April showers may bring May flowers, but they can also leave daily gamers with some ugly zeros in their lineups. The relative prevalence of early-season postponements is just one factor to consider with Opening Day around the corner, as the daily game is a bit different early in the season.
There are no hot bats or arms to lean on for the first few days, and the colder April weather favors pitchers. However, most managers carefully manage their starters early in the season, meaning there won’t be many eight-inning, 110-pitch outings to go around.
With early prices largely based on past performance, daily gamers will likely find that their favorite early season picks align closely with their favorite players in season-long leagues. The breakout season you’re expecting from player X, if it happens, will be priced in to his DraftKings salary by May or June. There’s no better time to take advantage than right now, when you can score elite, unproven talent at a very reasonable salary.
Now, on to some of the top picks for the first few days of the season, with a special eye on Monday’s Opening Day slate….
Sonny Gray, OAK, $6500 – Confession: Sonny Gray is the aforementioned player X. He has the talent of a No. 1 starter but the price of a No. 5, and he’s slated for an Opening Day nod at pitcher-friendly O.co Coliseum, albeit against a solid Cleveland lineup. That’s hardly a nightmare matchup, and the Indians essentially have the same lineup that finished with the ninth-most strikeouts in the majors last season. With DraftKings’ format heavily rewarding punchouts, we have yet another reason to bet on unproven talent early in the year. Of course, Gray is no unknown, after posting a 2.67 ERA and 67:20 K:BB ratio over 64 innings (12 appearances) last season. Looking to the end of the week, Gray’s second start of 2014 – a Saturday afternoon home game against the Mariners – also looks rather appetizing,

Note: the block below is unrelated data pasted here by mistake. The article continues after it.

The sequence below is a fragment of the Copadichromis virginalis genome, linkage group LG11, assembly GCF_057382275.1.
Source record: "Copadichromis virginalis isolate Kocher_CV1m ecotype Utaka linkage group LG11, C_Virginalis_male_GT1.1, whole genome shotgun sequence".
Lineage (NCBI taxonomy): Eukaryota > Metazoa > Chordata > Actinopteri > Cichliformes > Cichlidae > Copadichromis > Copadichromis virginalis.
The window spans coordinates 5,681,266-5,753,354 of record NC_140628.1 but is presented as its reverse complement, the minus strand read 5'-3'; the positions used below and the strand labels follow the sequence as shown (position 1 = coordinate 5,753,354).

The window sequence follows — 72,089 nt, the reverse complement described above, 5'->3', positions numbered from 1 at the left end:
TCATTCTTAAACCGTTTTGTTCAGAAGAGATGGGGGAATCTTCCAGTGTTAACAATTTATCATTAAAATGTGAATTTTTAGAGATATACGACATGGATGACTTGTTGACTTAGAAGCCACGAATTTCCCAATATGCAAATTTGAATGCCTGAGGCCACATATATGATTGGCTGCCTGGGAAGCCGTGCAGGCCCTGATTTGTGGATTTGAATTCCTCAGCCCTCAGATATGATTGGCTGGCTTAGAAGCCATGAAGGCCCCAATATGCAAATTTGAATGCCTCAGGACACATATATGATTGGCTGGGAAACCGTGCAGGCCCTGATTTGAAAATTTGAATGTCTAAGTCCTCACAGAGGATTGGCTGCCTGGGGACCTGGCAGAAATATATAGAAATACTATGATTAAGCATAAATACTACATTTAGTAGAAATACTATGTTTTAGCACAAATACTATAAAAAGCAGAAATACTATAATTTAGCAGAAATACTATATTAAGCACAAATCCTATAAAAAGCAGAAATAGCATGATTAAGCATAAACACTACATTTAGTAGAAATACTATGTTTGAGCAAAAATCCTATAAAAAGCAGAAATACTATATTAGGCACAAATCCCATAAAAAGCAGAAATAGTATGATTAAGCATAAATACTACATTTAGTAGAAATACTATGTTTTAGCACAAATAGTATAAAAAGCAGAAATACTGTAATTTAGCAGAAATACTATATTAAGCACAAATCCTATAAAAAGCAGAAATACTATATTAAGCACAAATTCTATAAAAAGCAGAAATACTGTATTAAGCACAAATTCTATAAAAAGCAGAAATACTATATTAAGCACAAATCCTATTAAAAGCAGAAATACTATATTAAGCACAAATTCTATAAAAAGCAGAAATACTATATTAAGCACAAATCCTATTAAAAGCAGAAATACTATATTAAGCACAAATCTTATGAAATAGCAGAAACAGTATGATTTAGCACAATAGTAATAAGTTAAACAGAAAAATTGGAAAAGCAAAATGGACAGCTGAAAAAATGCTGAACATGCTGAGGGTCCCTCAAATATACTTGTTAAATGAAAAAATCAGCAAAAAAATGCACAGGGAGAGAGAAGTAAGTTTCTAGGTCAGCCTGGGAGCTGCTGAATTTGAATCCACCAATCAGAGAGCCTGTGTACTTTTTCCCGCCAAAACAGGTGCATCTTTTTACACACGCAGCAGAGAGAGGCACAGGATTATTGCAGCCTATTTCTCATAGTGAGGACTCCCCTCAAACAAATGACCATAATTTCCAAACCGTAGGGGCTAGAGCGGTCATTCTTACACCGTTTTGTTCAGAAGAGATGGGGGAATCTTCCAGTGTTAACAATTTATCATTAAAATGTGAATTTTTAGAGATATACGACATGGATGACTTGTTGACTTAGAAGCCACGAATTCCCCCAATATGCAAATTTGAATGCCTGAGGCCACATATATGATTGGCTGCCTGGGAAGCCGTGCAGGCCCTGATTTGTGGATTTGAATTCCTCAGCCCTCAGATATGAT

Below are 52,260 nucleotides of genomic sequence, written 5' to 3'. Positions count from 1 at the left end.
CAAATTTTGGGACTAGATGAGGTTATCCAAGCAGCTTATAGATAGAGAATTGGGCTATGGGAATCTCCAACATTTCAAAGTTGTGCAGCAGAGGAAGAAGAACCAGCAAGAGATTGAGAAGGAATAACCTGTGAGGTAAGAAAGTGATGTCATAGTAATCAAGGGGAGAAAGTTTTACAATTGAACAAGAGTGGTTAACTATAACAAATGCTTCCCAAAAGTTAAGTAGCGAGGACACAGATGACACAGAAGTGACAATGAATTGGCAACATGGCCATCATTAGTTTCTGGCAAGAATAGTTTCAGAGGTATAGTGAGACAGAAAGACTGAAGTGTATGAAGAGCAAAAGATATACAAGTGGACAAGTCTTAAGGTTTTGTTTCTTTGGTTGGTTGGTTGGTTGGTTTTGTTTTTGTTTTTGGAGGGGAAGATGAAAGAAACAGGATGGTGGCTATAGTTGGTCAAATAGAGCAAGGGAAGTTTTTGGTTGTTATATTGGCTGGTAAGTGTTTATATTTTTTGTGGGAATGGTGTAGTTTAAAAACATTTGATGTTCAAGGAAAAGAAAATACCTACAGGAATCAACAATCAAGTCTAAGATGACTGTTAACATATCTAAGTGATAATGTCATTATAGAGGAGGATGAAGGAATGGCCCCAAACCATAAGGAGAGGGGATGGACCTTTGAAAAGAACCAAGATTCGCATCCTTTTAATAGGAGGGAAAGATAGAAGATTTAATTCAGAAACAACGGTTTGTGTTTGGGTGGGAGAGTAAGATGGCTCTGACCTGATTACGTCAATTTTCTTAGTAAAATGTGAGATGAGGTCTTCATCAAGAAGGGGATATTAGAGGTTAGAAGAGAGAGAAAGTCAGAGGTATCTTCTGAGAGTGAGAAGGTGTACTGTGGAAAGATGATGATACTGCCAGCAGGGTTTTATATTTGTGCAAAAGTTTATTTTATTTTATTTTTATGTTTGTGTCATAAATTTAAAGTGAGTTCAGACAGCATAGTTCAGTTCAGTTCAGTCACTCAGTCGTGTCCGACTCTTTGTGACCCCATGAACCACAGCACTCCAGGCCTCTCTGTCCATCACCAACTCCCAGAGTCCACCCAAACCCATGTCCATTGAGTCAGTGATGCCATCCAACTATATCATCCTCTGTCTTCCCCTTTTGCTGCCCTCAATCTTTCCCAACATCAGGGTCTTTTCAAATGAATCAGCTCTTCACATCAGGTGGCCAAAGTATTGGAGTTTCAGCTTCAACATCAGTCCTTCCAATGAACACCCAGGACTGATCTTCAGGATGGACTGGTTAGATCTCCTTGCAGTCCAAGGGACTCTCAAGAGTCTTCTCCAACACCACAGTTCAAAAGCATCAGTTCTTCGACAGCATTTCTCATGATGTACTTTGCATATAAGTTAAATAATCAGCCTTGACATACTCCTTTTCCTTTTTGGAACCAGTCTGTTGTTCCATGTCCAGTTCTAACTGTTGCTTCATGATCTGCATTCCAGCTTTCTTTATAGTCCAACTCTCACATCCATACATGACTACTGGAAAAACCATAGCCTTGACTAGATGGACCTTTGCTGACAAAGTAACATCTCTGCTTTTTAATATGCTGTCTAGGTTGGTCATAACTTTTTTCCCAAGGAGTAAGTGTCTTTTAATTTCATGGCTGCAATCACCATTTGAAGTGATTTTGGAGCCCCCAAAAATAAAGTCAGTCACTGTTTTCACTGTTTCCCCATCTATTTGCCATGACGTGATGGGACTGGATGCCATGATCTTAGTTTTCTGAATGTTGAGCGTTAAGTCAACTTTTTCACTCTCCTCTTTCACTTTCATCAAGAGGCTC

Tanner Scheppers, TEX, $4700 – Scheppers’ status as the Rangers’ Opening Day starter has more to do with injuries than anything else, but daily gamers should still appreciate the chance to land a starting pitcher at a reliever’s price. Scheppers worked exclusively out of the bullpen in his first two seasons, compiling a 2.64 ERA, 1.27 WHIP, and 89:33 K:BB over 109 innings. Those numbers won’t blow you away, but they certainly aren’t bad, and spring reports on the right-hander are almost universally positive. Furthermore, this isn’t a last-minute desperation play by the Rangers, as Scheppers has been stretched out all spring. He probably won’t top 100 pitches in his first few starts, but six or seven innings should be within reach. The early schedule sets up well, with Scheppers scheduled to face the Phillies at home on Monday, before he pitches in Tampa Bay on Saturday.
Chris Sale, CHW, $10,000 – Quite clearly established as an elite pitcher, Sale carries a price tag that falls short of 10 other hurlers’, despite drawing a friendly Opening Day matchup against the Twins. The lefty is easily my favorite choice among the many frontline starters in action Monday, and I may ride him again in his second start, which is scheduled for next Sunday against the Royals.
Other intriguing options: Julio Teheran, ATL, $7,700, (Mon. at MIL, Sat/Sun at WAS), Ricky Nolasco, MIN, $7100, (Mon. at CHW, Sun. at CLE), Matt Moore, TB, $7100, (Tues. vs. TOR, Sun. vs. TEX), Gio Gonzalez,, WAS, $9500, (Wed. at NYM), Gerrit Cole, PIT, $7900, (Wed. vs. CHC)
A.J. Pierzynski, C, BOS , $3500 – Pierzynski opens the season in a loaded lineup at a very reasonable price, and his first two games come against a manageable pair of right-handers in Baltimore’s Chris Tillman (Monday) and Ubaldo Jimenez (Wednesday). With David Ross likely to see most of the playing time against lefties this season, Pierzynski is best avoided on Thursday against Wei-Yin Chen. Most starting lineups are predictable for the first few days, but there are few sure things, and rainouts are more common in April than at any other time during the season. DraftKings has a cool feature that shows you projected weather conditions while you pick your lineup, but it’s still best to at least check back in before the first pitch, be it for weather or lineup confirmation.